My last update on our school year was at the end of Week 5, looking forward to a week off. And what a week it was! I took the entire week to sew up a storm and ignored all the piling up housework.  It was wonderful therapy! The following week, we spent our time deep cleaning and catching up on all those pesky little house chores that tend to accumulate over time.


After two whole weeks off, it was tough stuff coming back to routine on Monday morning.  I gave plenty of extra time to Mister E to get moving in the morning.

And Miss M brought her feathered friend down to school with us.


On hard mornings, sometimes the best thing is a little alone time "airing out" with a fractal tile puzzle.


Once back indoors, Mister E investigated some honey and honeycomb while we discussed the verse: "Pleasant words are a honeycomb, sweet to the soul and healing to the bones" (Proverbs 16:24).  He was very amused by breaking the cells on the honeycomb and watching the honey run out.


Miss M's started her study of the Ten Commandments with a sweet birdie on her shoulder.  Actually, it's a grumpy, crotchety old bird that has never really warmed up to people, but Miss M loves it dearly. Her love seems to be slowly winning it over!


We did some art. Miss M worked on some lessons from God and the History of Art and Mister E worked on a book of Animal Tales.


Sometimes it helps to share the writing with a reluctant writer. "I'll write a word, then you write a word," can help get over the hurdle of writing seeming like too much.


It continued to be absolutely gorgeous outside, so we spent a ton of time either doing our work outdoors or pushing through our bookwork quickly so we could just be out and enjoy it!  I had dug up a bunch of daffodils and irises ahead of some grading we had done along the side of the house, and all those beauties needed to go back into the earth.


The kids played and helped (and played) outside too. I think they're pretty happy to not be cooped up indoors all the time anymore.



We've continued on with our study of Ancient Egypt and the calling of Abraham.  Miss M and I made our own cartouches with hieroglyphics.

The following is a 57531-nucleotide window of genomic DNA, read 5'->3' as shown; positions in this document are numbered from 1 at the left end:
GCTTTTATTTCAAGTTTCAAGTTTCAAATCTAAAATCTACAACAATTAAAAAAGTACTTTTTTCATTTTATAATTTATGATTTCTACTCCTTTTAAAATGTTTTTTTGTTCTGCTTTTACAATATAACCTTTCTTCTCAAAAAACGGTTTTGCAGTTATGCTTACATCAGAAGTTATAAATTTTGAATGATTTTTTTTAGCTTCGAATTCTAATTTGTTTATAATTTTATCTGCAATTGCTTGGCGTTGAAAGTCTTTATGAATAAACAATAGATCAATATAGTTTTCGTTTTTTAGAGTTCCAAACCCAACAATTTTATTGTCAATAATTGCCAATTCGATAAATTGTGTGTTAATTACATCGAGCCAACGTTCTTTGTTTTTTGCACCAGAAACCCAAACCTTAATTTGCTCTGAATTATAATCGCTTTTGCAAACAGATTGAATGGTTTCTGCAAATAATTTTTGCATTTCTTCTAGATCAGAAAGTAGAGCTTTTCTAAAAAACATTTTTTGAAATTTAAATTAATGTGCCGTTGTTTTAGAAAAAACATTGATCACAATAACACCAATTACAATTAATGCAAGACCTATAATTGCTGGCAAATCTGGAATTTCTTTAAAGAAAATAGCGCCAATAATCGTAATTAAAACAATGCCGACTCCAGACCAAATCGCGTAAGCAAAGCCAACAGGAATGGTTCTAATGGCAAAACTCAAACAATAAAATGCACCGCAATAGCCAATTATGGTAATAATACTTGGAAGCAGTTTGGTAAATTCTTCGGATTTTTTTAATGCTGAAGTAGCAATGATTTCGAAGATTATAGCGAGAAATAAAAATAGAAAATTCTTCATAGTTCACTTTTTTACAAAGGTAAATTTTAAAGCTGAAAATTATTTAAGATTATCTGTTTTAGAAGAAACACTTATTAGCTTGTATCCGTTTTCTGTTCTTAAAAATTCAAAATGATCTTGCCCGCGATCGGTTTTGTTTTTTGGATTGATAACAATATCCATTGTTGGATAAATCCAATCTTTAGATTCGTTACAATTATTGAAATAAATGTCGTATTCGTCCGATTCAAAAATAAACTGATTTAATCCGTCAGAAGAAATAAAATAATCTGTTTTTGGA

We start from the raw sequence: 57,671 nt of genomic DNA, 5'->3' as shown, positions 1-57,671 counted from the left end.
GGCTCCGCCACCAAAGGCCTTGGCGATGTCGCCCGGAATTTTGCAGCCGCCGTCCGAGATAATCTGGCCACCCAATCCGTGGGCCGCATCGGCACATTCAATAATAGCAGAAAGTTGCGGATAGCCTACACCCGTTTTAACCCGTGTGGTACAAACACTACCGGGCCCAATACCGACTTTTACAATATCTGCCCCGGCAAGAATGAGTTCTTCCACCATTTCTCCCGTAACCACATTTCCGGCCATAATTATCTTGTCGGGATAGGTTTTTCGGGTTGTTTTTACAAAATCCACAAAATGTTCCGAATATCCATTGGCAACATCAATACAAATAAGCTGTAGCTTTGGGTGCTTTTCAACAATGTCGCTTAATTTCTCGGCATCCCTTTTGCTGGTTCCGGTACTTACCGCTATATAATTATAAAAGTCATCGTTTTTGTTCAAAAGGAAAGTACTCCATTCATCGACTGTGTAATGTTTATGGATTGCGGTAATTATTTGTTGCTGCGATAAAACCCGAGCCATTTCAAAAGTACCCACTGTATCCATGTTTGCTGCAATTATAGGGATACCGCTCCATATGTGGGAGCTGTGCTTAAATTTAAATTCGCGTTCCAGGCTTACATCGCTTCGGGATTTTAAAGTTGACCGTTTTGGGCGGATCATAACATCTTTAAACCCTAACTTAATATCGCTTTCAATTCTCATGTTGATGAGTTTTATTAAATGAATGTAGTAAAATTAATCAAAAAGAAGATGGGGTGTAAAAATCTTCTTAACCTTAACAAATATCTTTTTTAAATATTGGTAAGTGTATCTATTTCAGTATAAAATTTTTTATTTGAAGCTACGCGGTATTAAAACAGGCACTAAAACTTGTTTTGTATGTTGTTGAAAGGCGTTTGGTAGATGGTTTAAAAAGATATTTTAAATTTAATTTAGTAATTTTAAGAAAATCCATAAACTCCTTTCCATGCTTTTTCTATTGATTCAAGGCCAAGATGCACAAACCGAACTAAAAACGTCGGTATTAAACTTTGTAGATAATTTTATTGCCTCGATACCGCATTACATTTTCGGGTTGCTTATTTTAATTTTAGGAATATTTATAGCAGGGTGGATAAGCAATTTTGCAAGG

Our final "lesson" for Week 8 was how to remove the upholstery from the back of your couch and fix the frame so it supports a body, and you don't have to buy a new couch!  Isn't that on everybody's lesson plans this year?


We'll be starting off Week 9 with a Pi Day Pie Party and then putting our noses to the grindstone for the next two weeks before we get another week break.  

Monday, March 14, 2016

No More Quiet Time


I have always thought it sounded trite to speak of “falling in love with Jesus.” But trite or not, isn’t that what I want for my children? To learn to “love the LORD your God with all your heart and with all your soul and with all your might” (Deuteronomy 6:5).

With that in mind, and having run across this blog post on Pinterest several months ago, I created a morning devotion basket for the kids and I to use. You see, up till now, I would typically find time to read the Bible and pray away from my children. Away from distraction, away from the demands of dust and dirty dishes, and away from the 437 questions a four-year-old asks every day. Then I realized I was doing them a major disservice by disallowing them to see me in the Word regularly. If I want them to love the Lord God, then I must show them how I love the Lord my God!

Our new routine is to wake up in the morning, prepare a simple breakfast — usually cold cereal for the kids, toast and tea for me — and sit down together with our meal and our Bibles. For a special treat, I often prepare the kids a cup of “milk tea.”

Here’s what I have in the basket:




The Children's Bible — This was my husband’s when he was a boy. I love the detailed artwork (in spite of the blue-eyed, blond-haired Jesus). It’s much more appealing than the cartoony artwork you often find in children’s Bibles.




Student Discovery Bible — Like The Children’s Bible, this is not a full-text Bible. Instead, it contains all the major stories of the Bible, but in a condensed format. It also has many side notes and facts that pertain to the life & times of the people in the Bible.




The One Year Bible for Kids — This Bible has been divided up into 365 readings, short enough for kids to get through in just a few minutes. While it doesn’t include every chapter and verse, it goes through the entire Bible from Genesis to Revelation. Each day’s reading includes Biblical text and a tiny focus paragraph to relate the reading to the child’s life, and back to Christ, too! I like that the readings are more Bible and less object lesson.




Jesus Storybook Bible — This widely popular title is a dramatic read that relates every story back to Jesus. In spite of its popularity, my kids don’t seem to like it any better than any of the others. The artwork is very pretty, but we still prefer the realistic art to the cartoony stuff.




International Children’s Bible — Here we finally have a full-text Bible, a complete translation that is accessible to kids. I prefer this translation over the NIrV for early elementary readers.